Until then, as feminists, we are too often pandering to a neoliberal viewpoint that ultimately devalues care work and sees women acquiring legitimacy only through marketplace transactions. By all means fight for women’s place in the workforce, it’s vital activism and I’m a working-outside-the-home mother myself, but don’t for a minute think you’re really challenging the patriarchy until you’re questioning the way in which capitalism relies upon a framework of unpaid care. It is equally a mistake to see the desire to be at home with children as either essential or universal in women, but as feminists, it matters less whether you think it good or bad for women to feel this way, it is instead crucial for the movement that you accept that some women do feel this way and that it is an authentic and strongly held feeling for them. Some women might be flinching from complexities in their life by relying upon conservative gender roles to express their preferences but for many this drive is real. Maternal desire is real. Accepting that this is the case is not some call for women to be free to ‘choose their choice’ – it is, rather, a time for reflecting upon the internalised misogyny that allows you to assume, without questioning, that self-actualisation cannot simultaneously include mothering.
And to quote myself from my Daily Life article because this whole topic of ‘retro housewives’ is being treated as individualism rather than a discussion of structural barriers:
We seem to have a vested interest in the decisions of these women who choose to stay home, why is that? Plenty of mothers don’t have a choice about it – they are either sufficiently dependent on their income so as to be forced to work or they earn too little to cover childcare and are forced to stay home. And yet it is this relatively small cohort of educated, professional women with their wealthy husbands who we are preoccupied with – we have decided they can sink or save feminism. It suggests, about this debate, that we put a lot of stock in the notion of trickle-down feminism. That women with the most advantages, if they can climb to the top jobs, will have the power and use it accordingly to change things for women with the least advantages. While there must be some truth to this, it none the less seems indulgent to focus so much of our attention on the most successful women and how to further their paths to achievement.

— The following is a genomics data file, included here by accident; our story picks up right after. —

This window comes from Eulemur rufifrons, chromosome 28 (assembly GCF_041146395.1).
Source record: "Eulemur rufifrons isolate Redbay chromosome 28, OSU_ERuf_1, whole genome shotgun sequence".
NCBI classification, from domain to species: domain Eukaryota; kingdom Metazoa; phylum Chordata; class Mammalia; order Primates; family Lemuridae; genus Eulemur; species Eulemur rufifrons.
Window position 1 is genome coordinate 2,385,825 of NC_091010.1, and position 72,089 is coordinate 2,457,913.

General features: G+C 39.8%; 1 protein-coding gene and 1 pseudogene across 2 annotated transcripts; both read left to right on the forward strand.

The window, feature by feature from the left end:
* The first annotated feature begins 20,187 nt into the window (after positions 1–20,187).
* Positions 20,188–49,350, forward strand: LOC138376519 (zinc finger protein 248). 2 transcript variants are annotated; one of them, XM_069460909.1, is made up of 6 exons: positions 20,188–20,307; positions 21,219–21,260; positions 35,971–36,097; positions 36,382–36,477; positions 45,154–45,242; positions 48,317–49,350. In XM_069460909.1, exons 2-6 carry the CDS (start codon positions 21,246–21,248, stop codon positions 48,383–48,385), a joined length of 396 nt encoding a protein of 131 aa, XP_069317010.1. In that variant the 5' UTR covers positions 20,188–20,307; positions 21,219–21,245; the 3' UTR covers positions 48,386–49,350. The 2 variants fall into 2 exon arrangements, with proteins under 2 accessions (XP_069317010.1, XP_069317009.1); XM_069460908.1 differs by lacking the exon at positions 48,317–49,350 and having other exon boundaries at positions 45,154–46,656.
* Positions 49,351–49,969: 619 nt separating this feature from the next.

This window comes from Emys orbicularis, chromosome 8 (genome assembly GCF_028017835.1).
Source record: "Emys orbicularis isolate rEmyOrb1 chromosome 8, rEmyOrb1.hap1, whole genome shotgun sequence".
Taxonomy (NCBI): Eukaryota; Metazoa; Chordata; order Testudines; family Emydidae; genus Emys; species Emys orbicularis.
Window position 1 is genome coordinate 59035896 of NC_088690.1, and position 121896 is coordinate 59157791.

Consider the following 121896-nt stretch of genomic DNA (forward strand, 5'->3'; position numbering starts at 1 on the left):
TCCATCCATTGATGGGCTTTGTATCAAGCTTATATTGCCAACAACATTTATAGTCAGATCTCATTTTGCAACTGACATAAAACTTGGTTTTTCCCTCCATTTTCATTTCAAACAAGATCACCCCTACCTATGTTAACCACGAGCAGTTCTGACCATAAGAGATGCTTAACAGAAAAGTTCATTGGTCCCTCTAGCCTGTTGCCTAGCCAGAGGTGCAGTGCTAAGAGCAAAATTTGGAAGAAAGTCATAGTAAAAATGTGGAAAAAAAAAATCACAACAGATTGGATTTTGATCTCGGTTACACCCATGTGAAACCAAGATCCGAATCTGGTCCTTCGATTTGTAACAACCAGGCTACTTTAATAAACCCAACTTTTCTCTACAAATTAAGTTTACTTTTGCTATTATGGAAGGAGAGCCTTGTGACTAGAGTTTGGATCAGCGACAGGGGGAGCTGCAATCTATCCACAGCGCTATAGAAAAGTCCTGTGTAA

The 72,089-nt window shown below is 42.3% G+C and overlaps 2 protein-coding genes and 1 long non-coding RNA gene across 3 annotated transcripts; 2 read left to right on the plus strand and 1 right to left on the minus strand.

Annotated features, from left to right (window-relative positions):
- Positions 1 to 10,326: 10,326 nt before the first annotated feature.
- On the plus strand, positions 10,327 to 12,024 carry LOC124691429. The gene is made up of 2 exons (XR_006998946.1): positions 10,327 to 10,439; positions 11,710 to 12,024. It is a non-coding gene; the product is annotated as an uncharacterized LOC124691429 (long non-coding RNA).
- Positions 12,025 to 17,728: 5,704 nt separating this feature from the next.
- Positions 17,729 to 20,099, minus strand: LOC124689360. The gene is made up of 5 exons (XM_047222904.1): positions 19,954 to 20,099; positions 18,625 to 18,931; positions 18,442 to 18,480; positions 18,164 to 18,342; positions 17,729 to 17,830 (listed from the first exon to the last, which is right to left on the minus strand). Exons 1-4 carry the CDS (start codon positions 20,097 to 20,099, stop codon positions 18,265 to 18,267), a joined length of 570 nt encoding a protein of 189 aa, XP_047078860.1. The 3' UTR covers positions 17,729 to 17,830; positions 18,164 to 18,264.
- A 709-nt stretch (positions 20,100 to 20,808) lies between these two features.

I suspect there’s something less well-meaning going on here, too. The overlap between feminism and neoliberal economics is surprisingly broad. We have long been split on the issue of mothers – whether we should concentrate on freeing women from the home so they can enter the workplace where their time will be valued, or whether we should ensure the work performed by women at home is valued instead. The answer is both, obviously. Few mothers stay at home their whole lives. Most dip in and out of paid work in various forms as their careers speed up and slow down for different life events, including the rearing of children. In fact, few of us committed to full-time careers will find ourselves working uninterrupted from graduation to retirement – there will be unexpected illnesses, career changes, retrenchments and retraining, moving countries, caring for elderly parents, and the sudden need to find ourselves. We would do well to be less divisive in this discussion and to be less extreme about it. The data suggests there isn’t really a flood of mothers shedding the gains of feminism and detouring back to tradition. The trajectories of our career paths need not be measured against the traditional path of men’s, and if there is any significant shift happening it is probably that young men’s career paths are starting to look more like women’s as more of them take an active role in parenting.